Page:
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Shiatsu (指圧 Japanese from shi, meaning finger, and atsu, meaning pressure) is a traditional Japanese hands-on therapy based on anatomical and physiological theory and is regulated as a licensed medical therapy with the Ministry of Health and Welfare in Japan. Shiatsu is an evolving form. Various styles (called Derivative Shiatsu) incorporate (to differing degrees) aspects of Japanese massage traditions, Chinese Medicine practice, and "Western" anatomy and physiology.
Additional recommended knowledge
History of Shiatsu
Shiatsu, as well as Teate （手当て）, originated in Japan. There were many hands-on therapies called Teate before traditional Chinese therapies such as Acupuncture and Tuina (called Anma in Japan) were introduced to Japan. The term Shiatsu might be first cited in a 1915 book, Tenpaku Tamai's Shiatsu Ryōhō.
Tokujiro Namikoshi founded the Japan Shiatsu College in 1940 and systematized a form of Shiatsu therapy based on Western anatomy and physiology. In Japan, Namikoshi's system enjoys special legal status, and its adherents often credit him with the development of Shiatsu; the story is told that at age seven, Tokujiro Namikoshi developed a technique of pressing with his thumbs and palms as he tried to nurse his mother who suffered from rheumatoid arthritis.
Namikoshi treated many high profile persons such as former Japanese Prime Minister Shigeru Yoshida and other successive prime ministers, the prosecutor for the International Military Tribunal for the Far East, Prosecutor Keenan, as well as celebrities like Marilyn Monroe and Muhammad Ali. In this way, Shiatsu became known not only in Japan but also overseas.
Other styles of Shiatsu exist; adherents of the Namikoshi system generally contend that these are derived from the work of Namikoshi and refer to them as Derivative Shiatsu.
Since 1980 the evolution and development of Shiatsu has largely taken place in Europe and North America:
Definition of Shiatsu
—Japanese medical department of the Ministry of Welfare (current Ministry of Health, Labor and Welfare) in December 1957.
Essence of Shiatsu
The characteristic of Shiatsu is to practice using only the fingers, palms and especially the thumbs, but the essence of Shiatsu is “Diagnosis and Therapy combined.”
“Diagnosis and Therapy combined” is the ability of the practitioner to use his sensory organs (palms, fingers, and thumbs) to detect irregularities, such as stiffness of the surface of the body, and to promptly correct or heal these problems. To acquire this skill takes considerable experience. The defining difference between Shiatsu therapy and modern and Kampo medicine (also known as Traditional Chinese Medicine (TCM), such as acupuncture and moxibustion) is this “Diagnosis and Therapy combined”; the fact that Shiatsu does not always require previous diagnosis before commencing treatment.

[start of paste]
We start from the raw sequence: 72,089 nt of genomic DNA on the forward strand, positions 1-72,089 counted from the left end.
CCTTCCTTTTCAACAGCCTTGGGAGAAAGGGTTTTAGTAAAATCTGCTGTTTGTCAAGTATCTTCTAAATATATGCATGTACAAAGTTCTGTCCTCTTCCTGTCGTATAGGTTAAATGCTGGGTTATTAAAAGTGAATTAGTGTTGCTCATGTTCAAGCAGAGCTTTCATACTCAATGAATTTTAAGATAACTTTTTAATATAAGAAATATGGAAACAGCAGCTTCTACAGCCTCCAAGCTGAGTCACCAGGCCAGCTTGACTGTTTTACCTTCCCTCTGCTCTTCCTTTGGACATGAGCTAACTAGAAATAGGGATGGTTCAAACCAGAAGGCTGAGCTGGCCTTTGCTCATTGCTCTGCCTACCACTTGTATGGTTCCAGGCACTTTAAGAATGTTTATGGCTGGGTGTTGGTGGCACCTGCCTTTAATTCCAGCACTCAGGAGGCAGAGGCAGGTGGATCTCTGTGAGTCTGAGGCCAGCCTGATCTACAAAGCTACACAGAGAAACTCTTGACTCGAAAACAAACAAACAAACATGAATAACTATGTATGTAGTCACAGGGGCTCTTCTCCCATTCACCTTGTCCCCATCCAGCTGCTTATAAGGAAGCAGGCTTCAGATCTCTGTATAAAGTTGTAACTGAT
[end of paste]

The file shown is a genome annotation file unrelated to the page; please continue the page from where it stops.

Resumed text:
In modern medicine, the course of treatment can only be decided after a diagnosis has been made. In TCM, it is also necessary to diagnose before treating. In Shiatsu therapy, practitioners promote the prevention and recovery of illnesses by stimulating the immune system and natural healing power that people already possess. Therefore, even without a diagnosis or with a language barrier, practitioners can, to quote Tokujiro Namikoshi, treat patients with “thumbs and thin futon” at any time. Treating the body as a whole, so they say, helps to restore the physical functions of the nervous system, circulatory system, bone structure, muscles, and internal secretion and stimulates its alleged natural ability to heal illness. That being said, skilled practitioners can contribute considerably to regional health and medical treatment.
In Japan, anyone who practices Shiatsu therapy must be licensed with the Ministry of Health and Welfare. Shiatsupractors are required to study at least three years/2,200 hour educational program of Shiatsu therapy in the universities or colleges which are authorized by the Ministry of Health and Welfare and pass the national exam to be licensed.
"Shiatsupractor" is the name given to a recently proposed international standardized Shiatsu license. The name Shiatsupractor was first used in British Columbia, Canada in the 1990s. Presently, at the end of 2003, in the regions of North America (United States, and Canada), Europe (member nations of the EU), and Japan, the use of Shiatsupractor is officially protected as a registered trademark. In Japan, the educational standard for Shiatsupractor approval corresponds to that of the licenses for Anma, Massage, and Shiatsu practitioners.
Shiatsu originated in Japan and has migrated to many corners of the Earth. As such, every nation and state has devised its own method of certification and licensure, often overlapping with the licenses for massage.
In the U.S., one professional organization for Asian Bodywork Therapy (including Shiatsu) is the AOBTA (American Organization for Bodywork Therapies of Asia). This organization is seeking statewide standardization of Asian Bodywork licensure requirements. To date, the AOBTA has been named specifically in the licensure laws of Illinois and Washington, DC. The AOBTA is also working with the NCCAOM (National Certification Council for Acupuncture and Oriental Medicine) to introduce mandatory, standardized national board certification to the profession.
The AOBTA and NCCAOM require applicants to present a portfolio of training including anatomy and physiology, Chinese medicine, student clinic, primary discipline training, and elective coursework.
1. Internal jugular vein thrombosis associated with shiatsu massage of the neck. Wada Y - J Neurol Neurosurg Psychiatry - 01-JAN-2005; 76(1): 142-3
|This article is licensed under the GNU Free Documentation License. It uses material from the Wikipedia article "Shiatsu". A list of authors is available in Wikipedia.|